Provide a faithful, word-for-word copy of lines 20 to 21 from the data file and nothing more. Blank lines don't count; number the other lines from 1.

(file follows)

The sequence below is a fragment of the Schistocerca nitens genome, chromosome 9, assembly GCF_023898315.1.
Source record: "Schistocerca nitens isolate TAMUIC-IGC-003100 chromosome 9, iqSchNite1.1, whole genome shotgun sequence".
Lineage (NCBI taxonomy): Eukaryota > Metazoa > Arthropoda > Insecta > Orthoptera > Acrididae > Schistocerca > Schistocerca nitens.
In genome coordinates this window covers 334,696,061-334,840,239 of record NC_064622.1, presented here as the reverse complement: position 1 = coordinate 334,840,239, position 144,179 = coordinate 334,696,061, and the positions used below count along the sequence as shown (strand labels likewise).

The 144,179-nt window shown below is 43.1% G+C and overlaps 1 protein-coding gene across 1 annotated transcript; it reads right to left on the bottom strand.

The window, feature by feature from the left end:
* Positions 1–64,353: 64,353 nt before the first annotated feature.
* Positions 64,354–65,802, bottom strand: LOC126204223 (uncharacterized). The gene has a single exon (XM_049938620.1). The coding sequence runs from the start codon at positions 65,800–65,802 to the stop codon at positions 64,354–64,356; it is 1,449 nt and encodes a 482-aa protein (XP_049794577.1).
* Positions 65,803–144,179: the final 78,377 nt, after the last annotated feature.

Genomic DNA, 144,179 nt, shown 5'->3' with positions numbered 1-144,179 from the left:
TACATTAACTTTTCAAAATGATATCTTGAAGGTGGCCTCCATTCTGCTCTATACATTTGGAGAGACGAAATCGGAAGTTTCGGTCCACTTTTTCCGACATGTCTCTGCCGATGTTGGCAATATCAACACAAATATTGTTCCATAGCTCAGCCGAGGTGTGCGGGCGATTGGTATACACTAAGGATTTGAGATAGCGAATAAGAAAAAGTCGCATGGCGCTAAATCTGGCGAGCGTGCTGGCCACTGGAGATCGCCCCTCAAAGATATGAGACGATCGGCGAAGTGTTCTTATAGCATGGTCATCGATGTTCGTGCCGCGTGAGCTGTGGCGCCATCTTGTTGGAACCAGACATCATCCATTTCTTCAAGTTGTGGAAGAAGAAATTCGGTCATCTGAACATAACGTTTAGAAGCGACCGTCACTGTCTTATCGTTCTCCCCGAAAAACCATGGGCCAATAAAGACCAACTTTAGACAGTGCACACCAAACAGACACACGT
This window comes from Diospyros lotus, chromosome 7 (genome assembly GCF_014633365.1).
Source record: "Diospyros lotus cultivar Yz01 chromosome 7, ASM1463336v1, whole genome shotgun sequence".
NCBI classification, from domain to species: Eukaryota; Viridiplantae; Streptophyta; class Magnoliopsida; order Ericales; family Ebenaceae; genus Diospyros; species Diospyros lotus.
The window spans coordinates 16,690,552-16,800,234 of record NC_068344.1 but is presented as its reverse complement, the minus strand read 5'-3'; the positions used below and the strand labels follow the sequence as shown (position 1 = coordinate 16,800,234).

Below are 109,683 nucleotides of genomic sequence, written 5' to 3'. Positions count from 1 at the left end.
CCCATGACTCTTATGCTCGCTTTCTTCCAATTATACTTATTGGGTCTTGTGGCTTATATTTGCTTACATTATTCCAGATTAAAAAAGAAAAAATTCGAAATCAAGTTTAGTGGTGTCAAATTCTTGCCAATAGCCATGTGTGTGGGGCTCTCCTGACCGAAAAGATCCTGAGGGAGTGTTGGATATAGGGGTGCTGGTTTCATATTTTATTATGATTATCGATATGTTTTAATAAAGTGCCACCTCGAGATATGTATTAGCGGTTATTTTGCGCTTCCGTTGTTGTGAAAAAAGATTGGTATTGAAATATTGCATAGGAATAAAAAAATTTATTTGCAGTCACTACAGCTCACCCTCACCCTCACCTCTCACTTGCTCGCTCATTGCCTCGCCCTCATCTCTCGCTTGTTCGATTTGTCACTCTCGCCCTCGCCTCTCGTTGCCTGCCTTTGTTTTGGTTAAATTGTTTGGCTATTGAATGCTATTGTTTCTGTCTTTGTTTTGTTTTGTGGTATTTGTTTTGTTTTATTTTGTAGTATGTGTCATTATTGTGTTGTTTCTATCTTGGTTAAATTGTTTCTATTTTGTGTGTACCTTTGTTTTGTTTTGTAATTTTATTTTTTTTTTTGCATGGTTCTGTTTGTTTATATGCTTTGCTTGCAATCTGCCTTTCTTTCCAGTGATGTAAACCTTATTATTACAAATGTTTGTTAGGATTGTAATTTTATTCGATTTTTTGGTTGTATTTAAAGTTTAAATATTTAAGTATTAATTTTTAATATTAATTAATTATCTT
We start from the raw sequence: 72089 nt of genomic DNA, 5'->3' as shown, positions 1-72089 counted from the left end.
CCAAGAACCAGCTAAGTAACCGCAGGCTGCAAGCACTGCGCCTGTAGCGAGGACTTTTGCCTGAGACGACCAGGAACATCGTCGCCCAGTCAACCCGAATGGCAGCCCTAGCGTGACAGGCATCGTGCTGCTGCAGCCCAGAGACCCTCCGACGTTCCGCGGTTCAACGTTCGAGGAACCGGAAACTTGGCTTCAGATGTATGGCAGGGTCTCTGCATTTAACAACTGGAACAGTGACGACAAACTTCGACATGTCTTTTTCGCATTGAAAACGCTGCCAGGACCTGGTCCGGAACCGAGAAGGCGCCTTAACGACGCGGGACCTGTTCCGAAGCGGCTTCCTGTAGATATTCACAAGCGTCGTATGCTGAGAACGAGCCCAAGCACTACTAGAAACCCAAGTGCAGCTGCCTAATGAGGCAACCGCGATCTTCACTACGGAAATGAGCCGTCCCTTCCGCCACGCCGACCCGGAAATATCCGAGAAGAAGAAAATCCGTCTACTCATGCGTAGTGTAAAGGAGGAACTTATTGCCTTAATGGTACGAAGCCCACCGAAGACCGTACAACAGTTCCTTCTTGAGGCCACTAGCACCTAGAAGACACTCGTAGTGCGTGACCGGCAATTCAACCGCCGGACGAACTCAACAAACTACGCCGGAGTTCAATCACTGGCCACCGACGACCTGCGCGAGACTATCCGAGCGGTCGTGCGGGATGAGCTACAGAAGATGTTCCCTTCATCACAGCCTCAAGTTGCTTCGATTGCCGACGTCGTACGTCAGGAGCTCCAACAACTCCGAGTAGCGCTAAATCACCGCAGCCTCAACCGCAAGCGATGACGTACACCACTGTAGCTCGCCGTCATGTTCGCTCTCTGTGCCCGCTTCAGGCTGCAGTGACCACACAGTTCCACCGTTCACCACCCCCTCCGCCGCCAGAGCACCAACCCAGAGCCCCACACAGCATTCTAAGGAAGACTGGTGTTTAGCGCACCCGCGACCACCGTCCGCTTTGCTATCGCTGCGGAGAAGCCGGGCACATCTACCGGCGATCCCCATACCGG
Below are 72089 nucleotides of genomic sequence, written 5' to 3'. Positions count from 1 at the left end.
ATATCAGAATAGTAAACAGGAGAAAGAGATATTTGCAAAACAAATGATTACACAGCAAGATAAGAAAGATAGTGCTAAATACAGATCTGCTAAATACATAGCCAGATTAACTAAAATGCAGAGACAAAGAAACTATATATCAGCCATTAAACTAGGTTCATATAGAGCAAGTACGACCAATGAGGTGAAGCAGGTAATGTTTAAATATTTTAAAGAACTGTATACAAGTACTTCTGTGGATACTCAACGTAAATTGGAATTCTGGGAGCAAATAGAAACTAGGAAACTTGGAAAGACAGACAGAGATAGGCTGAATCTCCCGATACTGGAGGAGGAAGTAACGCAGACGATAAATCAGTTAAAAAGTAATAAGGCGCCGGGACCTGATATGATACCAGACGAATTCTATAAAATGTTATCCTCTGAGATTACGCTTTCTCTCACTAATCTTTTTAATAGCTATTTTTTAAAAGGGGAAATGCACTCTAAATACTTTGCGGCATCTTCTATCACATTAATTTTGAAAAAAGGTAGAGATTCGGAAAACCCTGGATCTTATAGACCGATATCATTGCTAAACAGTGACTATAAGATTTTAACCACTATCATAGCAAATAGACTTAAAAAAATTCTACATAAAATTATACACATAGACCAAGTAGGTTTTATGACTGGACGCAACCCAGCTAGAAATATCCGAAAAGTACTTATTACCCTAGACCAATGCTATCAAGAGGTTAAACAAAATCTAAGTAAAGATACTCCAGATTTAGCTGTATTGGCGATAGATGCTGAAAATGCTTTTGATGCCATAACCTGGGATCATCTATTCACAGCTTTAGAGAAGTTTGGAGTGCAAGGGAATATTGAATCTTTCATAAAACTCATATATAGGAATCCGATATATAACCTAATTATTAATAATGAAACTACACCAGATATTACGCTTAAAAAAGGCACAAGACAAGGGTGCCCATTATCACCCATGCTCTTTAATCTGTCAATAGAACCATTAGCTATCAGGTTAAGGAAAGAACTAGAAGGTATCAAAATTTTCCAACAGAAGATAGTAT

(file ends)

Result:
Below are 72089 nucleotides of genomic sequence, written 5' to 3'. Positions count from 1 at the left end.
ATATCAGAATAGTAAACAGGAGAAAGAGATATTTGCAAAACAAATGATTACACAGCAAGATAAGAAAGATAGTGCTAAATACAGATCTGCTAAATACATAGCCAGATTAACTAAAATGCAGAGACAAAGAAACTATATATCAGCCATTAAACTAGGTTCATATAGAGCAAGTACGACCAATGAGGTGAAGCAGGTAATGTTTAAATATTTTAAAGAACTGTATACAAGTACTTCTGTGGATACTCAACGTAAATTGGAATTCTGGGAGCAAATAGAAACTAGGAAACTTGGAAAGACAGACAGAGATAGGCTGAATCTCCCGATACTGGAGGAGGAAGTAACGCAGACGATAAATCAGTTAAAAAGTAATAAGGCGCCGGGACCTGATATGATACCAGACGAATTCTATAAAATGTTATCCTCTGAGATTACGCTTTCTCTCACTAATCTTTTTAATAGCTATTTTTTAAAAGGGGAAATGCACTCTAAATACTTTGCGGCATCTTCTATCACATTAATTTTGAAAAAAGGTAGAGATTCGGAAAACCCTGGATCTTATAGACCGATATCATTGCTAAACAGTGACTATAAGATTTTAACCACTATCATAGCAAATAGACTTAAAAAAATTCTACATAAAATTATACACATAGACCAAGTAGGTTTTATGACTGGACGCAACCCAGCTAGAAATATCCGAAAAGTACTTATTACCCTAGACCAATGCTATCAAGAGGTTAAACAAAATCTAAGTAAAGATACTCCAGATTTAGCTGTATTGGCGATAGATGCTGAAAATGCTTTTGATGCCATAACCTGGGATCATCTATTCACAGCTTTAGAGAAGTTTGGAGTGCAAGGGAATATTGAATCTTTCATAAAACTCATATATAGGAATCCGATATATAACCTAATTATTAATAATGAAACTACACCAGATATTACGCTTAAAAAAGGCACAAGACAAGGGTGCCCATTATCACCCATGCTCTTTAATCTGTCAATAGAACCATTAGCTATCAGGTTAAGGAAAGAACTAGAAGGTATCAAAATTTTCCAACAGAAGATAGTAT